I enjoyed presenting to over 300 leaders and changemakers at a recent event in Melbourne dedicated to the future of technology, innovation and work. No doubt this is one of my favourite topics, especially as it relates to Generative AI and its impact on how work gets done. I’ve captured the main points from my keynote here, including the six major challenges faced by leaders, and the five ‘no regret’ moves they can make to overcome these. I also cover a topical example of how Gen AI is already disrupting industries as a reminder to all of us that we need to proactively explore this new tech so we can disrupt with it, rather than be disrupted by it.
One of the biggest changes I have seen in recent months is the significant shift in Executive sentiment: all of a sudden, with the unprecedented and rapid advent of Gen AI, we have leaders’ full attention. This has been a truly awesome moment in my career, which started over a decade ago in data analytics when data and technology weren’t yet a priority.
In my role, I am in the very privileged position to speak with and listen to lots of different Board members and Execs around the world about data, technology and most recently Gen AI. So, what is keeping leaders awake at night?
In the past, I’ve heard leaders say in response to emerging technology, ‘We need another tech strategy’, or ‘We need an AI strategy’, or a Gen AI strategy. These days, I have seen an exciting shift in mindset, with leaders wanting to understand how they can drive their business strategy transformation, fuelled by Gen AI. They are asking how they can use Gen AI to do things differently – cheaper and faster. And also how to do different things, whether that’s creative innovation, developing new business models or designing new products and services. Simply put, leaders want to know how they can better execute their strategic choices so that they can confidently become the business they want to be.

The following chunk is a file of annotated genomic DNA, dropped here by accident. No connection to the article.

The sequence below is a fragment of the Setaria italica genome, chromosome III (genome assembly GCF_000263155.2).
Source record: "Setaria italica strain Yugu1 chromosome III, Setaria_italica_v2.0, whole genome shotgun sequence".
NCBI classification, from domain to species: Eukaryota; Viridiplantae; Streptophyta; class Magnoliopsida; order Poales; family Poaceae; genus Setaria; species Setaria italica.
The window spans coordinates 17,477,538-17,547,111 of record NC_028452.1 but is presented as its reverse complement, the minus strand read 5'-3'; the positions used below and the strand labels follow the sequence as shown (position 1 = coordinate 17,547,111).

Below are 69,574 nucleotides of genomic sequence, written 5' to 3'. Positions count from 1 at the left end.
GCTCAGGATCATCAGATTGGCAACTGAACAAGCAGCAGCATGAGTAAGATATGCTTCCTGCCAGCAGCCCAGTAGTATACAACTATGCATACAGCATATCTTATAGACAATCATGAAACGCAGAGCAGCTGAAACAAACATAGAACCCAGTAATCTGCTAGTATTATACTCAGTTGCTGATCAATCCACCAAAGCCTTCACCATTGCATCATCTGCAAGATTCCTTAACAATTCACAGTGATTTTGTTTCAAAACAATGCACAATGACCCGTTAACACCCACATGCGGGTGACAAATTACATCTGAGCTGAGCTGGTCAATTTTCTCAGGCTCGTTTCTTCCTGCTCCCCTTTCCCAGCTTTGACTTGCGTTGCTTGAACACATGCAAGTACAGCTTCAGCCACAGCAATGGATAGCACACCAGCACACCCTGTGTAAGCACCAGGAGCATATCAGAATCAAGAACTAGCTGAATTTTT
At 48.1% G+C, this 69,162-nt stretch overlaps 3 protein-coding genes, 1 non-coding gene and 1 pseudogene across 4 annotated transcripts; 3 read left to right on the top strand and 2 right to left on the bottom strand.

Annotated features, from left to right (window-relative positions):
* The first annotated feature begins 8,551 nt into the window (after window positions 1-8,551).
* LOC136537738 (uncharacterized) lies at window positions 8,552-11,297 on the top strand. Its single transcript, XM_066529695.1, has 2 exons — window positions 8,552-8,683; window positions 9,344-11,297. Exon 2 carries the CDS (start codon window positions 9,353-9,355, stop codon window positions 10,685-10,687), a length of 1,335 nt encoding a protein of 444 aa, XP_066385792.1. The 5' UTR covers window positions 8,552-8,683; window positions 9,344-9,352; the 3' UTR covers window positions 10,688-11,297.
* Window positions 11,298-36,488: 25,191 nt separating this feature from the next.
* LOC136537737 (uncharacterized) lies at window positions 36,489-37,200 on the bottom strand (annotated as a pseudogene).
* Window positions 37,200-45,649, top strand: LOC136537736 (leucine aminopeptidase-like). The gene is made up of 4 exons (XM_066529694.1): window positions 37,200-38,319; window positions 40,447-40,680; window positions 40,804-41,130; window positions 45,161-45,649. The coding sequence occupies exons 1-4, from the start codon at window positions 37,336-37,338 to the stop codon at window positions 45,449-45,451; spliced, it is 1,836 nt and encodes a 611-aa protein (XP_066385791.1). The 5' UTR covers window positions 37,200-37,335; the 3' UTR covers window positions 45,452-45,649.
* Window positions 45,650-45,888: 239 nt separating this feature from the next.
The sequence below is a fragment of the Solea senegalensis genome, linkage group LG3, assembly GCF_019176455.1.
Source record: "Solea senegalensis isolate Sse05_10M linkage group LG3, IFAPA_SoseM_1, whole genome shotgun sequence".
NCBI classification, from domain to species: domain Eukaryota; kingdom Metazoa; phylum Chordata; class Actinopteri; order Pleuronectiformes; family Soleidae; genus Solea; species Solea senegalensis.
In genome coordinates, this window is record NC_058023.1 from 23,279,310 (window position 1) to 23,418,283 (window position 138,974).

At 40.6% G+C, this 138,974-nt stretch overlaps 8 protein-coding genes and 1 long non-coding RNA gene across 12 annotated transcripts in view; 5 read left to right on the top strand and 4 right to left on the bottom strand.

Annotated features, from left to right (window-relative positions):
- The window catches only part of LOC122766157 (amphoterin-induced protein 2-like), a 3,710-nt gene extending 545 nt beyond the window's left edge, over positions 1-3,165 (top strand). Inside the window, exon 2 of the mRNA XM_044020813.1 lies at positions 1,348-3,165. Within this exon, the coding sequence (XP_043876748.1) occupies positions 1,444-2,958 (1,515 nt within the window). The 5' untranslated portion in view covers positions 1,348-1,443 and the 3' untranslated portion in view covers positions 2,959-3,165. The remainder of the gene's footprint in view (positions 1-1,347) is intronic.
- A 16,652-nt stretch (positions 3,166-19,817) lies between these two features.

Earlier this month, we saw how someone used Gen AI to create a song by Drake + THE WEEKND. A song that never existed before, but sounded just like something these rappers could have produced together. And it received 15 million views on TikTok almost instantly. It was incredible to witness – because it proffers a key moment in time that all industries can learn from.
The lesson is in thinking about what you would do. In this case, the song was taken down by streaming services because of copyright infringements. But the point is, what could you do differently with your business model with a little help from Gen AI?
I encourage you to think about whether there is a new business model you can unlock by using this new technology. What if Drake wants to collaborate with his fans, uploads a heap of sample songs, taught Gen AI key algo rhythms and co-created new music with his adoring public? It could create a new revenue stream.
Again, the point is that we shouldn’t just think about protecting our existing operating models, we need to think about potential new ones. As I mentioned earlier, your competitors are probably already doing things differently. We need to think about what defines your unique value – is it your equivalent to the joy of consuming songs produced by Drake alone, or could it be similar to the joy fans may also get in co-creating new songs?
AI won’t replace you, but an organisation that is using it will. On a closing note, here are some ‘no regret’ moves organisations can make to respond to the rapid advent of Gen AI:
On that note – where do you sit? Are you ready to be a disruptor with Gen AI, or will you risk being disrupted by it?